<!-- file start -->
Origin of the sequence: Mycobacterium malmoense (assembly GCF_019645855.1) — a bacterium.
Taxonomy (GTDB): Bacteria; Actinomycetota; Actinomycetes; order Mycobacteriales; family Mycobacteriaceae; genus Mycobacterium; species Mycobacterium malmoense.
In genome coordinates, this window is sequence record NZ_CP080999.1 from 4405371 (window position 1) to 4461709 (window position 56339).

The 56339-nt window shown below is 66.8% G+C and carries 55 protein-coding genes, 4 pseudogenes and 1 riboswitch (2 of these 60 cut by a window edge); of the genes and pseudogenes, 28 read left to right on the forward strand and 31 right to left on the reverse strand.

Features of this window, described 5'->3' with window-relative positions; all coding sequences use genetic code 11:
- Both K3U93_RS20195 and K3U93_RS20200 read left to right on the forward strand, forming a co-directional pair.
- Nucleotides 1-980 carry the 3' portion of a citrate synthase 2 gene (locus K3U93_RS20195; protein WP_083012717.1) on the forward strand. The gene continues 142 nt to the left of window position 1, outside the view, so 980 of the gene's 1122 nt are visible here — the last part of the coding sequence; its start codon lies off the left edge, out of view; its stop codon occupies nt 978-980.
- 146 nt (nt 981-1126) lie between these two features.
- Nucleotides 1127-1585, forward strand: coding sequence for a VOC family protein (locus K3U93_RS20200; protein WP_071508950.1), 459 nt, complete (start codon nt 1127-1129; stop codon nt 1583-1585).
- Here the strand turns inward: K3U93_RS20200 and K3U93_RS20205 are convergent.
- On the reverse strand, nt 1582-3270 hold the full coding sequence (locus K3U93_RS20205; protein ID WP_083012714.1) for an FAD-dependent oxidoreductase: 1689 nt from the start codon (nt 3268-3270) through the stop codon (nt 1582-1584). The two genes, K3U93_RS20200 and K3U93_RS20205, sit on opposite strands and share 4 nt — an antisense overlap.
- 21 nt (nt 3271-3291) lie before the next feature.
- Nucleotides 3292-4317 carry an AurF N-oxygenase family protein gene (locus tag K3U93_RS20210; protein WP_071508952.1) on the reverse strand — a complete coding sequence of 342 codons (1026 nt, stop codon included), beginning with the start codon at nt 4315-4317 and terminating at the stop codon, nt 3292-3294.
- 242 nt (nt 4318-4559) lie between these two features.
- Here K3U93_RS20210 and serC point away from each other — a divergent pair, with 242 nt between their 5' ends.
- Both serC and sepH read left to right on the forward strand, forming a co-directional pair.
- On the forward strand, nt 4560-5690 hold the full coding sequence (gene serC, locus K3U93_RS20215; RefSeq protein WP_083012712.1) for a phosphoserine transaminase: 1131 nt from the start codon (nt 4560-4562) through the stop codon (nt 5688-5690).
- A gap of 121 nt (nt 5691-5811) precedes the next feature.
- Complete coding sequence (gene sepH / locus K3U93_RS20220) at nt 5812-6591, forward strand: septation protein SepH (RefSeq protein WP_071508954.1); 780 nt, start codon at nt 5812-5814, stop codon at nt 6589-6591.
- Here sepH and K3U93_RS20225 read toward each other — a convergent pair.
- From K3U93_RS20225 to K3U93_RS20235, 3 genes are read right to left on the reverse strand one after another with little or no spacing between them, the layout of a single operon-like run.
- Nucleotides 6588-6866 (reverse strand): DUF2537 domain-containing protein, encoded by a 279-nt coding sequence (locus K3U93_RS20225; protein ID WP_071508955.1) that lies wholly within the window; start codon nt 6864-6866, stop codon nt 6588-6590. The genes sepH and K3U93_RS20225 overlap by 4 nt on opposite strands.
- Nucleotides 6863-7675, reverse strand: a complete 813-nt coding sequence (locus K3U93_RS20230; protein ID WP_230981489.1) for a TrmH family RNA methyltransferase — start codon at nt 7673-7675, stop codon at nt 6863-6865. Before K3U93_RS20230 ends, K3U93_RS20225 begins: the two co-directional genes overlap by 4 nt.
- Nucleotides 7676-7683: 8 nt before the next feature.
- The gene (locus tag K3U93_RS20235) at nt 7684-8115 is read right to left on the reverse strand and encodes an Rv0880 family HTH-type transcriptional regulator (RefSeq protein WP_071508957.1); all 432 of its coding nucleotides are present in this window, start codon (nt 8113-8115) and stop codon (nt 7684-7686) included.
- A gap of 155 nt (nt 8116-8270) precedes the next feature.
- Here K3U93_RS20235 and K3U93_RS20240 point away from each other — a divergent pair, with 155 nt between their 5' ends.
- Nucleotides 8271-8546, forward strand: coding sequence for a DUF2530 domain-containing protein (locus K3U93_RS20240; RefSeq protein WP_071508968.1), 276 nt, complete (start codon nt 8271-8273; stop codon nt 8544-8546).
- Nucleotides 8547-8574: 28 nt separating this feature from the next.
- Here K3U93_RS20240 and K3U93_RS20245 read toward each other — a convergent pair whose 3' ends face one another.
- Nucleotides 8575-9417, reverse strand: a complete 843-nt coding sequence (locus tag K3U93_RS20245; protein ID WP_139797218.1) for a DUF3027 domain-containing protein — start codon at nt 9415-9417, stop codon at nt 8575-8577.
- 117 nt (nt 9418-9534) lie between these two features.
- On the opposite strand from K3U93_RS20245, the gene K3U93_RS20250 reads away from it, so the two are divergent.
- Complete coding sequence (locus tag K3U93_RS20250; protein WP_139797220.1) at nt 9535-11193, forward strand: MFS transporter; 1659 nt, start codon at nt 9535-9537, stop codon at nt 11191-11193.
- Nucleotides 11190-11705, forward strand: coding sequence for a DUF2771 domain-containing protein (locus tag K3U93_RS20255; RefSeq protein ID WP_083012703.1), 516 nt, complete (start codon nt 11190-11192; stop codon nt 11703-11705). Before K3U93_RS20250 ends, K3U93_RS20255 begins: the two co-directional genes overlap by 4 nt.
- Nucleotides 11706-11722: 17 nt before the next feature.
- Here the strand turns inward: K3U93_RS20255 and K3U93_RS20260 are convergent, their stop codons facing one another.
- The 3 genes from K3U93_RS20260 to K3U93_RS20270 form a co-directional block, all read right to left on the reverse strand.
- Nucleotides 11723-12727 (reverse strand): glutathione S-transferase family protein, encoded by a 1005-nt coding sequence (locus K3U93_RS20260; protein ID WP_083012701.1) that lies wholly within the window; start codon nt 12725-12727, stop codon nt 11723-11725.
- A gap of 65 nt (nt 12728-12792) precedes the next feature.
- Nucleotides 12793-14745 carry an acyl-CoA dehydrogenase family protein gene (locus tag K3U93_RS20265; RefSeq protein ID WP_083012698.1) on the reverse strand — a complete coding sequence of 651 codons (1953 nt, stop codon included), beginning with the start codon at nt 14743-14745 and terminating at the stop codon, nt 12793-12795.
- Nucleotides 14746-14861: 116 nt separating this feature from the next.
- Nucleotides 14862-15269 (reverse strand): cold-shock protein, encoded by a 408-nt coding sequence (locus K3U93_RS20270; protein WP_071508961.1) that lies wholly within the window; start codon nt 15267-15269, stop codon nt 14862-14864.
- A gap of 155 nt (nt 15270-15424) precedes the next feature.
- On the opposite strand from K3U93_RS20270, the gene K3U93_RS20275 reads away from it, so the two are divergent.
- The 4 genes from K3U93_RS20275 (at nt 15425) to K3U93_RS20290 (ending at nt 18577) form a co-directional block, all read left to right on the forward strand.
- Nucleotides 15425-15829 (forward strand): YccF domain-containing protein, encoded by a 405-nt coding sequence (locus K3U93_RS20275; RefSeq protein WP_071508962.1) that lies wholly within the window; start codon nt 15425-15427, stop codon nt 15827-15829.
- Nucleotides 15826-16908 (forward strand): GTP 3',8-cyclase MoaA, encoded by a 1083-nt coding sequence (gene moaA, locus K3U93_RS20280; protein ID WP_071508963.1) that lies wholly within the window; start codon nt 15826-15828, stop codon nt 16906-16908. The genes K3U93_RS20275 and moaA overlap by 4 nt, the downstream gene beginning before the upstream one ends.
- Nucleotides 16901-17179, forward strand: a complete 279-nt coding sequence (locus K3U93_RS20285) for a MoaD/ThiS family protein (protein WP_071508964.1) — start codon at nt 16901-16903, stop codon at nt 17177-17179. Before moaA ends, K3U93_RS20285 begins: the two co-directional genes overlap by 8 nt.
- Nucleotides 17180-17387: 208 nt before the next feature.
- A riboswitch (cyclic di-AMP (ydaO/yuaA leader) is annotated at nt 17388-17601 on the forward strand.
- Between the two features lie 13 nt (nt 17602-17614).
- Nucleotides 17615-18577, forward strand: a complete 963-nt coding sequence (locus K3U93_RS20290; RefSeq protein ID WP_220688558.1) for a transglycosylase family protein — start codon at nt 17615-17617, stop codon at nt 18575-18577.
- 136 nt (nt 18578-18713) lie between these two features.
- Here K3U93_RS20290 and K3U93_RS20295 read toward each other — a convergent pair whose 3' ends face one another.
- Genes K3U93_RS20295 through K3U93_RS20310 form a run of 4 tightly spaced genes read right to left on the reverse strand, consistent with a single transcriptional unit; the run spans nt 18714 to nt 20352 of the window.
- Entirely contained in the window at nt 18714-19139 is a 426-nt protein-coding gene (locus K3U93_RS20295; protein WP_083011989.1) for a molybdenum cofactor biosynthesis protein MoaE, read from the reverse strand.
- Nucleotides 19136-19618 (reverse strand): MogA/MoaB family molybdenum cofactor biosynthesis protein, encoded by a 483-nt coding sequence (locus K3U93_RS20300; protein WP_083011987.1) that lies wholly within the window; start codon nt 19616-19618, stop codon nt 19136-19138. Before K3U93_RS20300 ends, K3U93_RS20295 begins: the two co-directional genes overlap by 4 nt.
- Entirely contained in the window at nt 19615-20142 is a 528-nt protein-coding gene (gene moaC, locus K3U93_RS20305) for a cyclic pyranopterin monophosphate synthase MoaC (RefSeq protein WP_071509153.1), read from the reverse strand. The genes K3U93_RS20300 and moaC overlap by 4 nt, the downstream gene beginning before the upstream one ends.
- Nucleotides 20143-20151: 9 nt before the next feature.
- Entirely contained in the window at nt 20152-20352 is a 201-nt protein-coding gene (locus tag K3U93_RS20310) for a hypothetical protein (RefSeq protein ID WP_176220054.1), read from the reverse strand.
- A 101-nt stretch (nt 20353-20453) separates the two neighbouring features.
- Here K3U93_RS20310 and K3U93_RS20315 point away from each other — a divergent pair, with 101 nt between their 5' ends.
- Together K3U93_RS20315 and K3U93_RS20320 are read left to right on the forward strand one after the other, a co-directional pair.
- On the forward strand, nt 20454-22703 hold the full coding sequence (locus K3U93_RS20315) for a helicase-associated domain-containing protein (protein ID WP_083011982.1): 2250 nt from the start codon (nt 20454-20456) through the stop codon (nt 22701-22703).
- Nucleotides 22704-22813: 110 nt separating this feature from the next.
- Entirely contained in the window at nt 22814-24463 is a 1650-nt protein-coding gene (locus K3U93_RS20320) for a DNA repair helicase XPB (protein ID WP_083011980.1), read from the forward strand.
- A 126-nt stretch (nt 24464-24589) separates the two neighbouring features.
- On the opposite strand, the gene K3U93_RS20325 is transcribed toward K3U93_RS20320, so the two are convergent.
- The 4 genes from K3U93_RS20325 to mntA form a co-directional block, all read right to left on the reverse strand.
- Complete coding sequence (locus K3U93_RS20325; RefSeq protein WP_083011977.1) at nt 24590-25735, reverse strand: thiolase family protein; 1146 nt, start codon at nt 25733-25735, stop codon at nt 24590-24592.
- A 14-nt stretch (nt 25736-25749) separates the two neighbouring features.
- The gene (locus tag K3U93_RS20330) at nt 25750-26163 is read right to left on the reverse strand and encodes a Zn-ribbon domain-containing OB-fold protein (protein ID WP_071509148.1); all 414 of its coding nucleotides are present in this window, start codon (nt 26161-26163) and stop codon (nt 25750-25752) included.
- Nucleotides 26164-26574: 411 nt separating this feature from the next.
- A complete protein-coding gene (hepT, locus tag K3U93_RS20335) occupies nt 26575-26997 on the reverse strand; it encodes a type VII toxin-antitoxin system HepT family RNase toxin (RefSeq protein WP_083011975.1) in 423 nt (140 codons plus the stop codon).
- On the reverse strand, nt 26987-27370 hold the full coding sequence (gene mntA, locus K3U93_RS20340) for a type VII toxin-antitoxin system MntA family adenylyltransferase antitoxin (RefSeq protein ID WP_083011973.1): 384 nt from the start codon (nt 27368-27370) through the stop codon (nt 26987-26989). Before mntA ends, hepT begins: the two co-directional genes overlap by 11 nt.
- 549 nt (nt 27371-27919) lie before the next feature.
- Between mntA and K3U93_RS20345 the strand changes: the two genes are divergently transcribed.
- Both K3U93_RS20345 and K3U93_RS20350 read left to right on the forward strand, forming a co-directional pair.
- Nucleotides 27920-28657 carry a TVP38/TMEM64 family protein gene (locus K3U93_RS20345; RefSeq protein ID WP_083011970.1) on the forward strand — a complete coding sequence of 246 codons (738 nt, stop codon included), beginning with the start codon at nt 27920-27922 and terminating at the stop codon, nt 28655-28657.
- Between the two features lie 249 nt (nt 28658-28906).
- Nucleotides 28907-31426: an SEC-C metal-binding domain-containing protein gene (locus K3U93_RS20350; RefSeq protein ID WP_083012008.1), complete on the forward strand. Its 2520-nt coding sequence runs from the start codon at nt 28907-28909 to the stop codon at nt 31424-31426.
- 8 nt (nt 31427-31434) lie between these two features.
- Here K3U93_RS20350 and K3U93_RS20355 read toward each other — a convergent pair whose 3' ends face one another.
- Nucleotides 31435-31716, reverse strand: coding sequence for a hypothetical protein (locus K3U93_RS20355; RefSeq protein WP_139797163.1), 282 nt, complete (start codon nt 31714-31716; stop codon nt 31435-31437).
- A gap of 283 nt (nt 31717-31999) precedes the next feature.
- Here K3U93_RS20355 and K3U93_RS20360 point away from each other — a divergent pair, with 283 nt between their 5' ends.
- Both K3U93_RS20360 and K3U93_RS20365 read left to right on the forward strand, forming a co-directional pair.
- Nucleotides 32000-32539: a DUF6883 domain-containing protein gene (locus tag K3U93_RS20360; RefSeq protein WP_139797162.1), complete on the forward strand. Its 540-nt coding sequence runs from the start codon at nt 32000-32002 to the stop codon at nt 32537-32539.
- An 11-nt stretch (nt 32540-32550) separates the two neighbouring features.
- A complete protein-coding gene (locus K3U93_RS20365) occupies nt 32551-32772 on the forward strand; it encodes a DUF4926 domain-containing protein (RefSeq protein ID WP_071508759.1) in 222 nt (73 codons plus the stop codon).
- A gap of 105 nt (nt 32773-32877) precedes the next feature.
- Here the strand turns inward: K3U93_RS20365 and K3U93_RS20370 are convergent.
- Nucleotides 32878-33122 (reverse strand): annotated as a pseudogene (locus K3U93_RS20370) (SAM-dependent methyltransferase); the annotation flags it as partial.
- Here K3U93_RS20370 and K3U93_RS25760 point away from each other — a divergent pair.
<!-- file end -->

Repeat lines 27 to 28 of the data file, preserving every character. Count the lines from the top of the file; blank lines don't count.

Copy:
- Here K3U93_RS20235 and K3U93_RS20240 point away from each other — a divergent pair, with 155 nt between their 5' ends.
- Nucleotides 8271-8546, forward strand: coding sequence for a DUF2530 domain-containing protein (locus K3U93_RS20240; RefSeq protein WP_071508968.1), 276 nt, complete (start codon nt 8271-8273; stop codon nt 8544-8546).